|At a glance|
|Product||Zyxel 4-Bay Personal Cloud Storage (NAS540) [Website]|
|Summary||Four-bay dual core Freescale-based NAS with loadable apps and cloud access.|
|Pros||• Dual Gigabit Ethernet ports|
• Quiet and Eco friendly
• 3 USB 3.0 ports and 1 SD card slot
• Personal cloud features
|Cons||• No audible alarm or front panel indication of RAID failure|
• Relies on UPnP port forwarding for remote access
• No iSCSI support
Typical Price: $240 Buy From Amazon
The NAS540 4-Bay Personal Cloud Storage is ZyXEL's first four bay NAS. Like the two-bay NAS325 V2, the NAS540 offers lots of features and decent performance at a nice low price.
The NAS540 offers all the features you'd expect in a 4-bay NAS. It supports RAID 0/1/5/6/10 and RAID5 + Hot Spare volumes and accepts both 3.5" and 2.5" SATA drives in hot-swappable bays.
The NAS540 is the first ZyXEL product with "personal cloud" features. So we'll be taking a look at these features and the slightly updated UI based on ZyXEL's NSM 5.0 (NAS Station Management) OS.
Like many other 4-bay NASes, the drives in the NAS540 are mounted vertically. The NAS540 measures 7.48" x 8.85" x 6.29" and weighs about 4.4 lbs without disks. The callouts below show the front and rear panels.
ZyXEL NAS540 front and rear panel callouts
It's worth noting that of the four least expensive 4-drive NASes we'll be including in our comparisons in this review, only the NAS540 has three USB 3.0 ports as well as an SD card slot. It also has two Gigabit Ethernet ports - a feature shared only by the recently reviewed D-Link DNS340L.
The front panel is relatively plain. It features a power on/off switch, a system LED and individual LEDs for each drive. The One-touch Copy/Sync allows you to initiate the copy or sync function of memory devices inserted into USB or SD ports. The front panel SD slot and 1 USB 3.0 port are covered by a hinged plastic door. The front panel that covers the drive bays is secured to the case with four corner-mounted magnets.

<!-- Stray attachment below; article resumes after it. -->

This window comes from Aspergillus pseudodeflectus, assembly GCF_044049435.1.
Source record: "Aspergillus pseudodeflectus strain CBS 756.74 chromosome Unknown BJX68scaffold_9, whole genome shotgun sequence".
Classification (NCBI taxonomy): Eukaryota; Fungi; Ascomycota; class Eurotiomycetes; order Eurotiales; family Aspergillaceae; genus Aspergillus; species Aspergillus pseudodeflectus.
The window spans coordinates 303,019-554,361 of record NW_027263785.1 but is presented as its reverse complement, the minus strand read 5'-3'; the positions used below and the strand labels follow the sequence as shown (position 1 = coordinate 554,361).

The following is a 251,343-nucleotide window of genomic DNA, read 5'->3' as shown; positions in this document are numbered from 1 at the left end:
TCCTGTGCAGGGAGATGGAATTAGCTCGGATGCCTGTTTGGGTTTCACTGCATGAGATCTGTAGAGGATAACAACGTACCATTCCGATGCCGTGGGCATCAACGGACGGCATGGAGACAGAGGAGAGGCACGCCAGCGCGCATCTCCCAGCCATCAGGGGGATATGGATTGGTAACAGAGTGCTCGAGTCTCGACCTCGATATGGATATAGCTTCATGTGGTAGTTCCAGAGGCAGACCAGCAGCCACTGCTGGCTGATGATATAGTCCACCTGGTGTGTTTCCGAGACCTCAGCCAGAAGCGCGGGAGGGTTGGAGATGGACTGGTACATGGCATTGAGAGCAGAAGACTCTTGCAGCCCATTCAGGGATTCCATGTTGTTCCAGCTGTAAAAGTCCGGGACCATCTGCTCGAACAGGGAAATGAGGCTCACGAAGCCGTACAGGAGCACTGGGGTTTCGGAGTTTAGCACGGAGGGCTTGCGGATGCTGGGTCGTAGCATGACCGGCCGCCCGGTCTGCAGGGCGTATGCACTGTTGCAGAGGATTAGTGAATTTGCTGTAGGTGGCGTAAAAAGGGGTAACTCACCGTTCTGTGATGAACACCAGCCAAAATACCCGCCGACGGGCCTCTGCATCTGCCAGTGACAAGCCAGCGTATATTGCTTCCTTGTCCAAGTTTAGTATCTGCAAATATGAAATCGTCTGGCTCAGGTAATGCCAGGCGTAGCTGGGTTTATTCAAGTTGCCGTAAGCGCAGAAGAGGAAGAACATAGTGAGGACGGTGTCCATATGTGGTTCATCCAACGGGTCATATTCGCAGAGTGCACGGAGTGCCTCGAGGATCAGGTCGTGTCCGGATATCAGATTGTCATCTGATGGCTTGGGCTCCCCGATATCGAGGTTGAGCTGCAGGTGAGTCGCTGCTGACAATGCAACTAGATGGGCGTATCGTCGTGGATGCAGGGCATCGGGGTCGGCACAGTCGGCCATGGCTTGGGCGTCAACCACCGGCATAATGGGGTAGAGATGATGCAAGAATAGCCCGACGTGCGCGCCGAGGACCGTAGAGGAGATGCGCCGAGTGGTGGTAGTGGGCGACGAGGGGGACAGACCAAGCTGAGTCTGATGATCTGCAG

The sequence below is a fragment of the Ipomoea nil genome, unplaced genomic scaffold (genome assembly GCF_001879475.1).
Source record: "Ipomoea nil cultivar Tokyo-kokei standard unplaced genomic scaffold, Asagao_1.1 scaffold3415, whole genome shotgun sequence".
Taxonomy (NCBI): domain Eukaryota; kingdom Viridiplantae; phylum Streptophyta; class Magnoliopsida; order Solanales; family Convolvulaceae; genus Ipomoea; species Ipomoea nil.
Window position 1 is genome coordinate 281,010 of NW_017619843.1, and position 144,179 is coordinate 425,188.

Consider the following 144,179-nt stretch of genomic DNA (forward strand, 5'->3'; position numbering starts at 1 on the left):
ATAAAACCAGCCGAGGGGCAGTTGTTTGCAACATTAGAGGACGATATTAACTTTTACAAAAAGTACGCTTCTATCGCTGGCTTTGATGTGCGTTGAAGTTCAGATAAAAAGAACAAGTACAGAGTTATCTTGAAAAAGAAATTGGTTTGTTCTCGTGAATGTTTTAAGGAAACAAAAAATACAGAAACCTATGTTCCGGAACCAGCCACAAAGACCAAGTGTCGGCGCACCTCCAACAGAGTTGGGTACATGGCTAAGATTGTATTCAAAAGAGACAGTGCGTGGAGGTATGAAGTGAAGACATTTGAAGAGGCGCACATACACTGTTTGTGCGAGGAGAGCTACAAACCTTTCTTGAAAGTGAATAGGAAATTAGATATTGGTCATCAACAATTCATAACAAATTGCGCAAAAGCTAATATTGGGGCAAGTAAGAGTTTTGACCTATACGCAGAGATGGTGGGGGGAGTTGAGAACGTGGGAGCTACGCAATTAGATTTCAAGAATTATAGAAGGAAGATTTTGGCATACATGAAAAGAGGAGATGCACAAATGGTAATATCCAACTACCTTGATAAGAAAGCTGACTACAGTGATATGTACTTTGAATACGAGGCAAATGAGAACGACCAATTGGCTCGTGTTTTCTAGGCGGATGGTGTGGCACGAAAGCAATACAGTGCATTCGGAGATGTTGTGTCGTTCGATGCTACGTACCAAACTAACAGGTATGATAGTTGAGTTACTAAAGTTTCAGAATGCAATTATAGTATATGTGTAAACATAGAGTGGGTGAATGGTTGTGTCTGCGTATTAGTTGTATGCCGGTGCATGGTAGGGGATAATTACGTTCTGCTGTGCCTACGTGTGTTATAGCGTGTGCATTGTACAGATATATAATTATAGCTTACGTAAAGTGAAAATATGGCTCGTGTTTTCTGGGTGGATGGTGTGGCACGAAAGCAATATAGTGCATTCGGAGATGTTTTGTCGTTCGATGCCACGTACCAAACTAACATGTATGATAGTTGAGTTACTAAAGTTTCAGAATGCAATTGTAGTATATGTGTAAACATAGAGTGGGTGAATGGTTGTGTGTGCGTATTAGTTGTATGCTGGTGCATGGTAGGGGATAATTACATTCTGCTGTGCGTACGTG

The rear panel has two additional USB 3.0 ports, dual Gigabit Ethernet ports, a Kensington security slot and a power input jack. The callouts for the power port contains an error. The NAS540 is powered by a 19 VDC 4.7 A external "brick" power supply. The external power supply helps reduce the heat inside the case. ZyXEL touts the 120 MM Smart fan as a contributing factor to the NAS's low noise. Indeed, in our tests, the NAS540 earned a "low" noise rating. Not identified in the rear panel callout above is a reset switch. It's located just above the power socket.
InsideThe NAS540 is powered by a 1.2 GHz dual-core Freescale FS1024 (M86203G12) SoC with 1 GB of DDR3 RAM and 256 MB of Spansion Flash. The Gigabit Ethernet ports are a pair of Realtek RTL8211E.
Since there are no other Freescale powered four-bay NASes in our current NAS Charts, I'll be comparing three other least expensive four-bay NASes, i.e. the ASUSTOR AS-204TE, Thecus N4310 and D-Link DNS-340L. Key components for all four products are shown in Table 1.
|ZyXEL NAS540||D-Link DNS-340L||ASUSTOR AS-204TE||Thecus N4310|
|CPU||Freescale FS1024 (M86203G12) Dual Core @ 1.2 GHz||Marvell Armada 370 88F6707-A1 C120 @ 1.2GHz||Intel Atom CE5310 @ 1.2 GHz (dual core)||AMCC APM86491-RKB1000T 1GHz SoC|
|RAM||1 GB DDR3||512 MB Hynix H5TQ2G83FFR ?512 MB DDR3 (x2)||1 GB DDR3 on board||1 GB DDR3 Sk Hynix H5TQ4G43AFR (x2)|